Why am I telling you all this? Well, I was invited to go on a trip to engage firsthand with Indigenous Australians in the Northern Territory, and I was invited because I am a minister in a church. I was invited by Australians Together3, a not-for-profit enterprise which aims to promote mutual understanding and better relations between Indigenous and non-Indigenous Australians. Australians Together advocates listening as the best first step for Australians to take towards these aims. As a result of this trip, I have made a beginning on listening, and have no doubt a lot more to do. This article is several things. First, it is a way for me to show my appreciation for the gift that was given to me in being able to go on the trip. Second it is a way for me to process for myself some of what I heard and saw, to reflect on what I experienced and upon my reactions to it, and thirdly, it is a way to pass on to a wider audience the impressions I gained. They are first impressions, and first impressions can be misleading. With that caveat in place, I proceed, hopefully with humility and caution.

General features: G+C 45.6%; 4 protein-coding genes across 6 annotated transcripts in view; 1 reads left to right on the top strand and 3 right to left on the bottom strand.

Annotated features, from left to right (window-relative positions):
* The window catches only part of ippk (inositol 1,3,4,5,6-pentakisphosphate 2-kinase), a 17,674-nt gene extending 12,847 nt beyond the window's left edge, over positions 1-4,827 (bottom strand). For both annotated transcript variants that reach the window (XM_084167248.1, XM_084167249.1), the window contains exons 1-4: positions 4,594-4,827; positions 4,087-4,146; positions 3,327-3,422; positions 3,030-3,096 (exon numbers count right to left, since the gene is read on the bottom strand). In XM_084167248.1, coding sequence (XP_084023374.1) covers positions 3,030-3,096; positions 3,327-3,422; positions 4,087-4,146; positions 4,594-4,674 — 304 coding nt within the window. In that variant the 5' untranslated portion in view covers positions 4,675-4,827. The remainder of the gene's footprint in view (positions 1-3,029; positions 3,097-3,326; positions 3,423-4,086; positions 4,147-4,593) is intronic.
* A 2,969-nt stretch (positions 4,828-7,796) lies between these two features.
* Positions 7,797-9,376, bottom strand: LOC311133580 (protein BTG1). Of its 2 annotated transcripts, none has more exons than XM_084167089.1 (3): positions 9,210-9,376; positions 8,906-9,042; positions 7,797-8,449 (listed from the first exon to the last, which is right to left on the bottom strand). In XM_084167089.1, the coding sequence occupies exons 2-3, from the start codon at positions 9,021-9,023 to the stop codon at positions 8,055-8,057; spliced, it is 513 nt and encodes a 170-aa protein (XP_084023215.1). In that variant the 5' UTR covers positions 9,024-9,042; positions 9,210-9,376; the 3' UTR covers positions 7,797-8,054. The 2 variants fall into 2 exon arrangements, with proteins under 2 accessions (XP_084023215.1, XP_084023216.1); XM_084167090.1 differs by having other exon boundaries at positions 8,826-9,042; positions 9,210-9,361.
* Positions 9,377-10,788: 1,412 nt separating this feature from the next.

One impression I gained was that the life of Indigenous communities is varied and complex. The trip did not start at Yirrkala, but at Jabiru, the mining and tourist town in Kakadu National Park. On the first evening we met people living in the camps around Jabiru, and talking to them it was clear that the young and the old were suffering various health problems. When we drove into the camp the next day wrecked cars, rubbish and broken furniture dotted the camp. One woman we met here was a capable, articulate woman who had a job, but no home of her own. She was further coping with her household possessions being destroyed after she had sought to defend a widow from others who had a grievance with her. She was hoping to move her family away and was facing a fair bit of uncertainty and trauma.